Everest Re expects $215m catastrophe & $50m crop losses in Q4

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Global insurance and reinsurance group Everest Re has pre-announced an expectation of a $215 million catastrophe loss hit and a further $50 million hit from its crop reinsurance book in the fourth-quarter of 2019.

Everest Re logoAhead of its results Everest Re has joined the group of companies pre-warning of the expected hits to the final quarter of the year.

The company expects $215 million of catastrophe losses, the majority of which are expected from Japanese typhoon Hagibis, which was the largest industry loss of the quarter.

Typhoon Hagibis is expected to result in a $190 million loss for the firm, while tornado losses in Dallas, Texas are expected to add a further $25 million, all after accounting for estimated reinsurance recoveries and reinstatement premiums, Everest Re explained.

There isn’t a great deal to compare Everest Re’s Hagibis loss with at this time, but given the size of the companies portfolio it seems aligned with other pre-announcements such as AXIS Capital’s expectation of up to $110 million of losses from the typhoon.

Adding to the fourth quarter loss impacts, Everest Re has also revealed a forecast for around $50 million of losses to its crop reinsurance book.

The company said that higher than normal current year losses in its reinsurance crop book have been driven by poor weather conditions in the U.S. and Canada, with the expected hit to underwriting income estimated at $50 million.

Crop insurance losses in the United States have been on a steady rise through 2019, partially following the significant flooding in the middle of the country earlier in the year.

Global re/insurer Chubb had also pre-announced U.S. crop losses within its insurance book, saying that preventive planting claims and crop yield shortfalls resulted from poor growing conditions caused by the weather.

Everest Re has also announced that it expects to report $19 million of net favourable prior year reserve development in Q4, which analysts say may be slightly reduced due to potential loss creep from hurricane Irma.

Many re/insurers have reported adding to their hurricane Irma losses in Q4 of 2019, but it’s not clear at this time if this has been a factor for Everest Re.

Everest Re said that it expects to report net investment income of about $146 million, with slightly lower limited partnership income of $6 million, but for the for the full year 2019 the company forecasts around $1 billion of net income, which will equate to a net income return on equity of 12%.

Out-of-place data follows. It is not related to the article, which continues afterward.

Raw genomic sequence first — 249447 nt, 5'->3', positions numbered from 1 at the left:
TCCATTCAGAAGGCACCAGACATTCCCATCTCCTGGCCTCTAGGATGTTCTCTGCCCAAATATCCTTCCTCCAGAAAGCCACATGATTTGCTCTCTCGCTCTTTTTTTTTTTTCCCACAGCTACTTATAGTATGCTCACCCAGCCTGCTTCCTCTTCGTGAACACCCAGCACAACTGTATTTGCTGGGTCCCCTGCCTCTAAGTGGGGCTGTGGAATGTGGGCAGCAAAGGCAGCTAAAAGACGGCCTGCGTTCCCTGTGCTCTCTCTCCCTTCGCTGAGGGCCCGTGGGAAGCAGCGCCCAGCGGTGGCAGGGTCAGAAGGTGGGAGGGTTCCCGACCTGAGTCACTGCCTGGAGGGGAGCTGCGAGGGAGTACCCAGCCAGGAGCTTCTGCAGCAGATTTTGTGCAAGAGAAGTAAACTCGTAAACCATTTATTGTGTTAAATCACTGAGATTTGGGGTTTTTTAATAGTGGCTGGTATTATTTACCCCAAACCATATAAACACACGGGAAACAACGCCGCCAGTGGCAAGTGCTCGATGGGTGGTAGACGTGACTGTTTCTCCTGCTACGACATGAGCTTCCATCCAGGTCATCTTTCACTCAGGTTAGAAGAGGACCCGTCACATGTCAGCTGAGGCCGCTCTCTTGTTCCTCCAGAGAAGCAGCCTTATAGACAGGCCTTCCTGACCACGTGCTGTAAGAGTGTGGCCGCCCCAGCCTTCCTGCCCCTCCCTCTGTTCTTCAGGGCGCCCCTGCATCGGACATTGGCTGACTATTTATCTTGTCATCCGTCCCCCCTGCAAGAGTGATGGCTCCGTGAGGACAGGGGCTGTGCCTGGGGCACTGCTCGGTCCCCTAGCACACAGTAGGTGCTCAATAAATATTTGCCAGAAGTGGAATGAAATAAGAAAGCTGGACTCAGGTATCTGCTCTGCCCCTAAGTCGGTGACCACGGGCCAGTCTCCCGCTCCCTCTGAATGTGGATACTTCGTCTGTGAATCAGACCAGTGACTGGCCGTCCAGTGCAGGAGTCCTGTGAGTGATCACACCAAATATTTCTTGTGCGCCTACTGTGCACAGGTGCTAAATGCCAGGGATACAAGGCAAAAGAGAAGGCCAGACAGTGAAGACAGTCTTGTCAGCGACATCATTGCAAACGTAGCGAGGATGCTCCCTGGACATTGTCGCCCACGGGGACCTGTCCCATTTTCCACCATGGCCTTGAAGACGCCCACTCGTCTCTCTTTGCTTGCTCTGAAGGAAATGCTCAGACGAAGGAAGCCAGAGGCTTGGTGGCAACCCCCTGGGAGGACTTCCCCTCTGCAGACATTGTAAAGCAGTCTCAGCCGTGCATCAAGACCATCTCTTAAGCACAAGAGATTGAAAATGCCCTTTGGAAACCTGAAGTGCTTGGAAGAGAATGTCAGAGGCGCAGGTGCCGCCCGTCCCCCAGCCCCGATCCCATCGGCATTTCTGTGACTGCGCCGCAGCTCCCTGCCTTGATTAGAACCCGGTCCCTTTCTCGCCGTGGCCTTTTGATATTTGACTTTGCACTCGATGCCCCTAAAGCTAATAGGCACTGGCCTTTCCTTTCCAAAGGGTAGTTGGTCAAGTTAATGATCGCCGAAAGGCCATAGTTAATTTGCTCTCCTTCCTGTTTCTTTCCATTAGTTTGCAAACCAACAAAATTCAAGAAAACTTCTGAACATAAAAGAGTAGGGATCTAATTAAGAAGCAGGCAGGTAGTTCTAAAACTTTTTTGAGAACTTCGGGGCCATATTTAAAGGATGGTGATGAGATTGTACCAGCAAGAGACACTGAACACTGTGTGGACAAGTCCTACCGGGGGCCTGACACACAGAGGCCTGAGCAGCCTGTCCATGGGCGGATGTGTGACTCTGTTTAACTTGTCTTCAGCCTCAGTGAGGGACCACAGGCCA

Everest Re said that it “continued to see strong rate improvement in most classes of insurance and reinsurance during the fourth quarter of 2019 and at the important January 1 renewal date.”

The company believes that its size, scale and financial strength, plus large and well diversified portfolio of business, is allowing it to capitalise on the favorable market conditions it sees in 2020.

Everest Re has a habit of being conservative in its loss picks for major catastrophe events, so there will be every chance some of the losses flow back from reserves in future quarters as the true impact of events such as typhoon Hagibis emerge.

For comparison, Everest Re had estimated a loss of $120 million for typhoon Faxai after Q3, so the $190 million for Hagibis seems ample by comparison.

As ever, it’s worth highlighting that with any major catastrophe market loss there is a chance some of the impact will be shared with investors in Everest Re’s collateralised reinsurance sidecar-like vehicle Mt. Logan Re. Mt. Logan Re supports the firms catastrophe exposure and provides a relatively significant chunk of its overall capital.

The reinsurer leverages third-party reinsurance capital through Mt. Logan Re and also its catastrophe bonds, the latest of which was recently issued. However the cat bonds are not exposed to Japanese losses

Any losses ceded to Mt. Logan Re are unlikely to be particularly significant, based on where Everest Re’s loss estimates currently sit and there is every chance the ultimate’s settle somewhere a little lower than these initial reserves.

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